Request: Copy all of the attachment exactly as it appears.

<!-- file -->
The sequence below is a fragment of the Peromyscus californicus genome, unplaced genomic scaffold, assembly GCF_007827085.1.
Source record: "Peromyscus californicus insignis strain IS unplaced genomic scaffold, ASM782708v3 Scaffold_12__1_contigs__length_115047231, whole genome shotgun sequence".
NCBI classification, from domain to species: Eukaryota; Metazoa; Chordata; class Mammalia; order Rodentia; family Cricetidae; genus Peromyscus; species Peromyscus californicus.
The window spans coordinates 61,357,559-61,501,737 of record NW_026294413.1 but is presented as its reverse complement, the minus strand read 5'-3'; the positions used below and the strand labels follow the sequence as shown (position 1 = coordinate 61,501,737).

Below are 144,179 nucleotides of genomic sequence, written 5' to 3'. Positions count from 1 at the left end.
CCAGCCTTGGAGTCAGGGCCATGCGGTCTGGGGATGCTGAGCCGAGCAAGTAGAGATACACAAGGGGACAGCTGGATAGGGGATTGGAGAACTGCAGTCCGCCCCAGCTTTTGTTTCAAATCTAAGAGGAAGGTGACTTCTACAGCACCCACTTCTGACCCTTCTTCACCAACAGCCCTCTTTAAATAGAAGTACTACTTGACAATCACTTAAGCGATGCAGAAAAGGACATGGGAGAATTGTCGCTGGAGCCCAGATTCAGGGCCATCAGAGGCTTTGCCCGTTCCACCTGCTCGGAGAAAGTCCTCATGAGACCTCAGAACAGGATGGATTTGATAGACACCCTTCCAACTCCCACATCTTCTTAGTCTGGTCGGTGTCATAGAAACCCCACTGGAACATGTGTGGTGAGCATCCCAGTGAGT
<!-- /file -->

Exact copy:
The sequence below is a fragment of the Peromyscus californicus genome, unplaced genomic scaffold, assembly GCF_007827085.1.
Source record: "Peromyscus californicus insignis strain IS unplaced genomic scaffold, ASM782708v3 Scaffold_12__1_contigs__length_115047231, whole genome shotgun sequence".
NCBI classification, from domain to species: Eukaryota; Metazoa; Chordata; class Mammalia; order Rodentia; family Cricetidae; genus Peromyscus; species Peromyscus californicus.
The window spans coordinates 61,357,559-61,501,737 of record NW_026294413.1 but is presented as its reverse complement, the minus strand read 5'-3'; the positions used below and the strand labels follow the sequence as shown (position 1 = coordinate 61,501,737).

Below are 144,179 nucleotides of genomic sequence, written 5' to 3'. Positions count from 1 at the left end.
CCAGCCTTGGAGTCAGGGCCATGCGGTCTGGGGATGCTGAGCCGAGCAAGTAGAGATACACAAGGGGACAGCTGGATAGGGGATTGGAGAACTGCAGTCCGCCCCAGCTTTTGTTTCAAATCTAAGAGGAAGGTGACTTCTACAGCACCCACTTCTGACCCTTCTTCACCAACAGCCCTCTTTAAATAGAAGTACTACTTGACAATCACTTAAGCGATGCAGAAAAGGACATGGGAGAATTGTCGCTGGAGCCCAGATTCAGGGCCATCAGAGGCTTTGCCCGTTCCACCTGCTCGGAGAAAGTCCTCATGAGACCTCAGAACAGGATGGATTTGATAGACACCCTTCCAACTCCCACATCTTCTTAGTCTGGTCGGTGTCATAGAAACCCCACTGGAACATGTGTGGTGAGCATCCCAGTGAGT